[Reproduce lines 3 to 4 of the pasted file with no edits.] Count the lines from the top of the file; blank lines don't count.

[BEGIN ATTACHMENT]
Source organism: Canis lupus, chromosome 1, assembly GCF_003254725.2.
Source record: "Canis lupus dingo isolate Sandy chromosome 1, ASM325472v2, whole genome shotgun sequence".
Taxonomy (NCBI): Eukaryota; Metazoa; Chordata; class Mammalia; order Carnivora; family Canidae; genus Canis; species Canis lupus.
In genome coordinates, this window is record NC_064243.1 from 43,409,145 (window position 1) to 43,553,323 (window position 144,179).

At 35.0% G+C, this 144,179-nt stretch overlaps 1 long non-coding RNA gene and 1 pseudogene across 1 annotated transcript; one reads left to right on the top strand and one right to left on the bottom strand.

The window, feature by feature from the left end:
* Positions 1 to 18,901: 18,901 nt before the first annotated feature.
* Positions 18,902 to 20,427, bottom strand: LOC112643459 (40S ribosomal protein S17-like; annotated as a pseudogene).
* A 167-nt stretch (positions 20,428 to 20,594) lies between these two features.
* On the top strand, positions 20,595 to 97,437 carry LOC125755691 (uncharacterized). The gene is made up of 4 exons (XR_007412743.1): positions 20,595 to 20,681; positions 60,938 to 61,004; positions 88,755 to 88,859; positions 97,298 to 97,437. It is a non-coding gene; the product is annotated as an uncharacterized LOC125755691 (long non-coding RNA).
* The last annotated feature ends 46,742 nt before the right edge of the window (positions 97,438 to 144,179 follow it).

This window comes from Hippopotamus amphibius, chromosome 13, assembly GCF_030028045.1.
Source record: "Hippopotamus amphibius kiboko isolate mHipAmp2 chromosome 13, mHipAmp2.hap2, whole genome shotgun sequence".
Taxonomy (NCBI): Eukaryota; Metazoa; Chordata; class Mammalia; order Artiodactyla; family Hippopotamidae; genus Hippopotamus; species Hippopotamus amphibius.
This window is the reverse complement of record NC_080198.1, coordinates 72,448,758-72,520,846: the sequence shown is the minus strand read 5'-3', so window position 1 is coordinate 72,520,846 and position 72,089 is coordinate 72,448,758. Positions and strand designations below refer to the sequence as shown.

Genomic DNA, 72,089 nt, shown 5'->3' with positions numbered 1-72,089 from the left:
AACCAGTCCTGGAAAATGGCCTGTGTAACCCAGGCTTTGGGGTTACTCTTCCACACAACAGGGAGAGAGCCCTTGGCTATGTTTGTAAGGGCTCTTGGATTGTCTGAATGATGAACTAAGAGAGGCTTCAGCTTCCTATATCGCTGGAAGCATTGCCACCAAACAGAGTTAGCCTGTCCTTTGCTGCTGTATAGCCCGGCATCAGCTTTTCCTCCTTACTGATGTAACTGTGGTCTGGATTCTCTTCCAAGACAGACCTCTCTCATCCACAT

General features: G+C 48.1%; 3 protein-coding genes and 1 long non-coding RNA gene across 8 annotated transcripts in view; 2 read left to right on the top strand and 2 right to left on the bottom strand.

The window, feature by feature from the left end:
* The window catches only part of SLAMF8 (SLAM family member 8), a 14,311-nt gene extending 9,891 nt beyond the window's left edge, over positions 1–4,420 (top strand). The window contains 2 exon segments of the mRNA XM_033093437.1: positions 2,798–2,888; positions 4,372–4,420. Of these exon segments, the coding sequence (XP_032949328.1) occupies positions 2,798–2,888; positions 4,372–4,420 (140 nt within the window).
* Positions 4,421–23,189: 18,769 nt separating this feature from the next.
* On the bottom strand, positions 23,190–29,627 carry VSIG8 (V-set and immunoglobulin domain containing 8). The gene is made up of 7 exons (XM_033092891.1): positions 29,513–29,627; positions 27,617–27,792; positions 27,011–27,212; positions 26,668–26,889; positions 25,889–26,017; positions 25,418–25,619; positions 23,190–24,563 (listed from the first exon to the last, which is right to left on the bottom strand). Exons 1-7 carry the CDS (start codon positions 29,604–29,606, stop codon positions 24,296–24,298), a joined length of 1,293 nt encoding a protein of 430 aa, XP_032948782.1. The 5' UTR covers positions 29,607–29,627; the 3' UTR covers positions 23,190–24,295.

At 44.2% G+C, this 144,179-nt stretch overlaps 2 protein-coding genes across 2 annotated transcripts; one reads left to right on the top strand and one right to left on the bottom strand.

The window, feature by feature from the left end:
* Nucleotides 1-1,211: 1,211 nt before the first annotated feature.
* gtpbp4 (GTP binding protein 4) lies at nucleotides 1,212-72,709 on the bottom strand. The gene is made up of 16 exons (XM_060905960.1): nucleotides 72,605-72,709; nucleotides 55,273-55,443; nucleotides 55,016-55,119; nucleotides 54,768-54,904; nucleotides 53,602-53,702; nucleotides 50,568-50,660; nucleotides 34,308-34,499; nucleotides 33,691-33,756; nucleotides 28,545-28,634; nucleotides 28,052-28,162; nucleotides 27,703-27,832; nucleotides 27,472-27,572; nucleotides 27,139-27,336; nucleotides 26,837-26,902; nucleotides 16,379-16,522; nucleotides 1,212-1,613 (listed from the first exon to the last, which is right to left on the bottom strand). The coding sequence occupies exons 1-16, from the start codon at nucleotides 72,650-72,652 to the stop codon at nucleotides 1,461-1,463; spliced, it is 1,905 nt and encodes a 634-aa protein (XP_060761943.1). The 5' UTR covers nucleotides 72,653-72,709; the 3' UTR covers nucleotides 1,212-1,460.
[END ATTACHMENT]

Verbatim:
Taxonomy (NCBI): Eukaryota; Metazoa; Chordata; class Mammalia; order Carnivora; family Canidae; genus Canis; species Canis lupus.
In genome coordinates, this window is record NC_064243.1 from 43,409,145 (window position 1) to 43,553,323 (window position 144,179).